This is a review of a previous run of this production, at the Edinburgh Fringe in 2016. We re-publish carefully selected reviews which we believe still offer an informative perspective. Find out more.

The weather map is hanging there, dominating the back of the stage. If you grew up at the right time, one glance will trigger a sunny glow of nostalgia: a memory of the days when jumpers were in fashion, temperatures were in Fahrenheit, and presenters reminded you to turn off your TV set before you went to bed. One man bestrides the stage in front of the map, poking its symbols, caressing its curves. This man is an icon. This man is Michael Phish.

Phish is, of course, heavily based on the real-world BBC weather forecaster Michael Fish – the man who famously announced that there wouldn’t be a hurricane, just before the Great Storm of 1987 battered the UK. Hurricane Michael starts with that notorious moment, but quickly diverges onto an entertainingly overblown conspiracy theory – which sees Phish transformed by a forecasting accident into a Svengali-like figure, suddenly finding he can predict far more than just the weather.

Actor Russell Layton doesn’t exactly impersonate Fish, but there’s an essential likeness there: the unruly hair, the prominent spectacles, the curious taste in clothes. When we smile at the mismatched jacket and trousers, we’re laughing at the follies of our own younger days – and if the truth be known, you probably do have to be a certain age to fully appreciate Layton’s jam-packed script. References to 80s icons ranging from Ian McCaskill to When The Wind Blows are scattered liberally throughout, and the laugh count’s kept high with a veritable Gulf Stream of mangled metaphors and other subtly unexpected turns of phrase.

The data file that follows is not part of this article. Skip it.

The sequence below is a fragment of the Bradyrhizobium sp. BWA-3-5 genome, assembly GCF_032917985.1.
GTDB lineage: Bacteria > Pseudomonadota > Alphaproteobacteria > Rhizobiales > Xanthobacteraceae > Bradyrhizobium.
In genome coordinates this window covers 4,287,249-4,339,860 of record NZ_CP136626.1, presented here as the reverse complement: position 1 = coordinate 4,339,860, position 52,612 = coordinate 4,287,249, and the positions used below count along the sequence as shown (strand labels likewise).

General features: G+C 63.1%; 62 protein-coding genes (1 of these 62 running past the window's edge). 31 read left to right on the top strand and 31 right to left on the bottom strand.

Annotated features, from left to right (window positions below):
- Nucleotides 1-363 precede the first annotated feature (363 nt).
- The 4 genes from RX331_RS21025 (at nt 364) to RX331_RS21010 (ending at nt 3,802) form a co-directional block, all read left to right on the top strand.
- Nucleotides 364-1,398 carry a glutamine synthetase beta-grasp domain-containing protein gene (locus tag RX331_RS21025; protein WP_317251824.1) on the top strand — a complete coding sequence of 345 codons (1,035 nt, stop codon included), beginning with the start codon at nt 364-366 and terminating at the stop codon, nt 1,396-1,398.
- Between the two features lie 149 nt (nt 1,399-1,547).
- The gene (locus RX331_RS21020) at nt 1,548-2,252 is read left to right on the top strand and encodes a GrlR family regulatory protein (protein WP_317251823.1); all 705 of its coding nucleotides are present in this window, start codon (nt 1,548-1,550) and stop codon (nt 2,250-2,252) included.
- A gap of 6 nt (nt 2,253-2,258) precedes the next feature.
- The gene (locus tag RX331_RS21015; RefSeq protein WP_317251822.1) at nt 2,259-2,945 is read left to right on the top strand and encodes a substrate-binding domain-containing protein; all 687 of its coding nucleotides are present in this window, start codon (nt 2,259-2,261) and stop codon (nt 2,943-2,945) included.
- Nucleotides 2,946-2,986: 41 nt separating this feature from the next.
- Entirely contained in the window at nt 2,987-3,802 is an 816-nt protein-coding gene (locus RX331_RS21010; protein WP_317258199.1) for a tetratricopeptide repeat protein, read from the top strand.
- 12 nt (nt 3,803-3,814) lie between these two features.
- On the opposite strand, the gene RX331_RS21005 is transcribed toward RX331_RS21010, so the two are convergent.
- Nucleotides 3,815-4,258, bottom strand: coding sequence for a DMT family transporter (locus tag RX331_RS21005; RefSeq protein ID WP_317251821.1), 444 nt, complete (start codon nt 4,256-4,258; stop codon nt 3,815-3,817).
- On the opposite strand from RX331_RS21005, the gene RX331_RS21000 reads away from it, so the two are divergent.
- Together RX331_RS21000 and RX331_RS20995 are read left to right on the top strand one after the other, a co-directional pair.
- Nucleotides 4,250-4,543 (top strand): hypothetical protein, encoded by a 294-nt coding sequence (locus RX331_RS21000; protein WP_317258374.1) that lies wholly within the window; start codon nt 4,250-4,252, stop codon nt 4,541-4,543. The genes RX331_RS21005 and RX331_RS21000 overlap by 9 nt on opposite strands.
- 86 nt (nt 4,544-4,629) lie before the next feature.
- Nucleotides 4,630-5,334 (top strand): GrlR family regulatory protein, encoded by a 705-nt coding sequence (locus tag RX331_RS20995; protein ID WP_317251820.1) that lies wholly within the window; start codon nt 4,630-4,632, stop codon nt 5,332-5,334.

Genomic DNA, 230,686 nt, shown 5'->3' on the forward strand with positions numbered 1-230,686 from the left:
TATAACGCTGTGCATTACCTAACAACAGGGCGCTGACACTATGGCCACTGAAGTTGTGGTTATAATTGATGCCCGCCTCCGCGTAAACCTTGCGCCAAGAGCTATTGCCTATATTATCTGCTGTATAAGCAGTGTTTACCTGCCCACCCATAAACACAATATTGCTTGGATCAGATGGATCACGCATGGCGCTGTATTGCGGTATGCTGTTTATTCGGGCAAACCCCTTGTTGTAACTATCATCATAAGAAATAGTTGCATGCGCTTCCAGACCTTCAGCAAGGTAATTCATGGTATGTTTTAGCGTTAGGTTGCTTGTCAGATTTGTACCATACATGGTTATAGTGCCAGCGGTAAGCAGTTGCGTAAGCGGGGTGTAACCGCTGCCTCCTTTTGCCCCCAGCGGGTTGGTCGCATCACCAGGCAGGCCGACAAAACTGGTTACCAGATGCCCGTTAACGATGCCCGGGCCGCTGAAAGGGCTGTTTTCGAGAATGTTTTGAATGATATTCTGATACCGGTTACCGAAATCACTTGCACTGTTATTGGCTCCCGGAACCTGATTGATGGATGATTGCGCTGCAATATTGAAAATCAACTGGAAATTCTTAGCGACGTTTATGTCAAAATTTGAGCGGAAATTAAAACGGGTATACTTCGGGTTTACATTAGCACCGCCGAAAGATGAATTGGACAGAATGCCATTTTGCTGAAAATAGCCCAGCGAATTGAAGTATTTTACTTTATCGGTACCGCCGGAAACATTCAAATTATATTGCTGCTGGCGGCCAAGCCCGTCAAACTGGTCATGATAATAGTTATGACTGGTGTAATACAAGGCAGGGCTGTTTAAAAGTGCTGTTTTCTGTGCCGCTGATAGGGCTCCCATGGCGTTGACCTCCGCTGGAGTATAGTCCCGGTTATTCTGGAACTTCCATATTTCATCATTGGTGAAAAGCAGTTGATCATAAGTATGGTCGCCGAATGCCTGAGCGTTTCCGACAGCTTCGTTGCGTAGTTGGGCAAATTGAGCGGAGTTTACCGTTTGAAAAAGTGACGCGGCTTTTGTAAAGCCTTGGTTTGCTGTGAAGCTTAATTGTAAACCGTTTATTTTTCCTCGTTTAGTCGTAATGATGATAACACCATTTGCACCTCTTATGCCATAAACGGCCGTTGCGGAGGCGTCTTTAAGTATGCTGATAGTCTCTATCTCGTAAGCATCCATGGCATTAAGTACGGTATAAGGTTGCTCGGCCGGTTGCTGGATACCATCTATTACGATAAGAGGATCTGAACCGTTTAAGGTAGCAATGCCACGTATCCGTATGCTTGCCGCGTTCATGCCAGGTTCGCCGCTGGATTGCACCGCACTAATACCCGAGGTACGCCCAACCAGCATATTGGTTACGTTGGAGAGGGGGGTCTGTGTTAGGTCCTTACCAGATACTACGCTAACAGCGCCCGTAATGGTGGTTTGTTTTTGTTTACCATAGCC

Layton’s other-worldly Phish is the perfect mouthpiece for this style of deadpan humour – and just in case it isn’t all wacky enough, he drops out of character occasionally for actorly asides. At one point, he even gets an audience member up onto the stage, for a scene exploring Phish’s incongruous alter ego as a latter-day Romeo. It could have been toe-curling, but Layton lets his real self through just enough to highlight the ridiculousness of what’s going on, making his imaginary meal with an imaginary Wincey Willis a beautifully-judged highlight.

The plot itself is engaging enough, though it gets a little tied up in 1980s red-scare politics and perhaps could make a stronger play of the sinister forces whirling around Phish. In some ways, though, that isn’t the point; this is unashamedly a character play, delighting in creating an imaginary backstory for a much-loved national treasure. And just in case you’re wondering about the propriety of this, the real Michael Fish – as though he weren’t already dude enough – has not only said he’s honoured by the play, but has even posed with Layton in front of the weather map.

It’s my duty to warn you that not everyone in the audience around me seemed to find it as funny as I did; this is definitely one for those who enjoy a constant breeze of intelligent wordplay, rather than a storm of knock-you-off-your-feet hilarity. But I chuckled pretty much continually throughout the hour, so I forecast a bright future for Hurricane Michael. Offering a haze of nostalgia with gusts of laugh aloud humour, it’s a shaft of sunlight in our all-too-dreary world.